FL11 - Securely Erasing, Accessing and Dismounting a Macintosh Partition (11-January-99)
Q: I have heard that data from an erased volume can be easily recovered. I am concerned about the confidentially of the data on my disk, and am trying to write code to securely erase the contents of a Macintosh disk partition (and automatically re-initialize it as a Mac OS volume). I plan to write zeros into the data a number of times, but I am not sure how to gain write access to a partition in some absolute manner from the start to end. How can I accomplish this?
A: The first piece of advice I have for you is that the best way to ensure that data stays confidential is to never ever write to a disk in clear-text. The best solution is to use something like PGPdisk to encrypt information automatically before it gets written to disk.
The other thing you need to consider is that simply writing an alternating pattern of zeros and ones to a disk is no longer sufficient to "securely erase" a drive. The recent research on the behavior of erase bands of magnetic media recording and the availability of magnetic force microscopy for the analysis of magnetic media suggests the feasibility of a recovery attack on erased data. Further, it has been suggested that the media sanitization guidelines might also be inadequate for the magnetic encoding scheme used by modern disk drives. Knowing what pattern to write is a science in itself. I suggest you read Peter Gutmann's paper, "Secure Deletion of Data from Magnetic and Solid-State Memory", for more information on this subject.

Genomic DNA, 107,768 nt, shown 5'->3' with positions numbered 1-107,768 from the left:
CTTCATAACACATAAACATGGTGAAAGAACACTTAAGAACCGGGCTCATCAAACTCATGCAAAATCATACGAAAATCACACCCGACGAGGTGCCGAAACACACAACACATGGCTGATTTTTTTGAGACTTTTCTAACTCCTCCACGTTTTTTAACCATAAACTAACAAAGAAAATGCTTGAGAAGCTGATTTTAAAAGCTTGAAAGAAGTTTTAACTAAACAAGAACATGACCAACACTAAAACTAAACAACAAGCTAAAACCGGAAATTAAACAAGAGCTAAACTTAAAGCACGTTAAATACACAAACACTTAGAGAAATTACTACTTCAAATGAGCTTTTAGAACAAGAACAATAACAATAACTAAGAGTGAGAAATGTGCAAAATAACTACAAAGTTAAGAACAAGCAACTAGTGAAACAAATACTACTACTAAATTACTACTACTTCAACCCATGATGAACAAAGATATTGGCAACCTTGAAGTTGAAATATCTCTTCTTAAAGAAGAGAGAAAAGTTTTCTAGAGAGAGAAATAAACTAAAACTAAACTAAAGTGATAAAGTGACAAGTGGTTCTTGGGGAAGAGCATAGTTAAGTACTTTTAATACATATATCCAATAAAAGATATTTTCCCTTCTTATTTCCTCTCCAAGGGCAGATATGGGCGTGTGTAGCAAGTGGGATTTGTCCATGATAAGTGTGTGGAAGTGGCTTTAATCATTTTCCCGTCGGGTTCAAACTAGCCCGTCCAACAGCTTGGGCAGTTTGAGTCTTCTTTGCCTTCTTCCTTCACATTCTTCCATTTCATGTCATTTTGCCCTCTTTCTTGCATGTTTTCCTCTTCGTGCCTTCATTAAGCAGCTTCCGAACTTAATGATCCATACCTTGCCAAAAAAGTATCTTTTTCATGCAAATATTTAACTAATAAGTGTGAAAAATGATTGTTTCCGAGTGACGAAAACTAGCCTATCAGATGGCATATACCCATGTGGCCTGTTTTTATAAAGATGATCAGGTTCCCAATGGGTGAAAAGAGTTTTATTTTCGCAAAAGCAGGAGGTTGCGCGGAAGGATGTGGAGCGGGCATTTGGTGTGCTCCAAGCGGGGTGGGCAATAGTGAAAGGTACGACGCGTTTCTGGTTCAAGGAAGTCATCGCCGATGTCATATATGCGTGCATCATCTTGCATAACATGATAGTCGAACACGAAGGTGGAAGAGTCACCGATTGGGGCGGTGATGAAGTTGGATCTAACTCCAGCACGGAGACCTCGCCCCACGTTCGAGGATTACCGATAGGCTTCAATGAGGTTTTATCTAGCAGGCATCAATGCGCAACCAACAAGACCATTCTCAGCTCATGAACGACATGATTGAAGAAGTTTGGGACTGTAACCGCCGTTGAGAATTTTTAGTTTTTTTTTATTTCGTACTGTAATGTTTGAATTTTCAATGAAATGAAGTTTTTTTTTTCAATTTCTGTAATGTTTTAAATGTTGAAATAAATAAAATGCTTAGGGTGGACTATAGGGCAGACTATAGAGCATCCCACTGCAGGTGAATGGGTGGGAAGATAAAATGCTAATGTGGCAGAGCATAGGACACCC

Assuming that you do have a pattern in mind, the best way to erase the Mac OS volume is to access the partition itself through the disk driver. Once you know the disk driver's refnum and the length of the volume, you can simply make low level
Your first step is to familiarize yourself with the data structures used in the Mac OS file system, which are all documented in Inside Macintosh: Files and Devices.
You might also consider breaking into MacsBug and typing the '
What your code needs to do is as follows:
You should find that accessing the partition with the device manager is very simple, but I also warn you (from experience) that writing this kind of code can be risky. Make sure that you do your development on a machine other than your everyday production machine; otherwise, you risk losing your own important files. Be careful.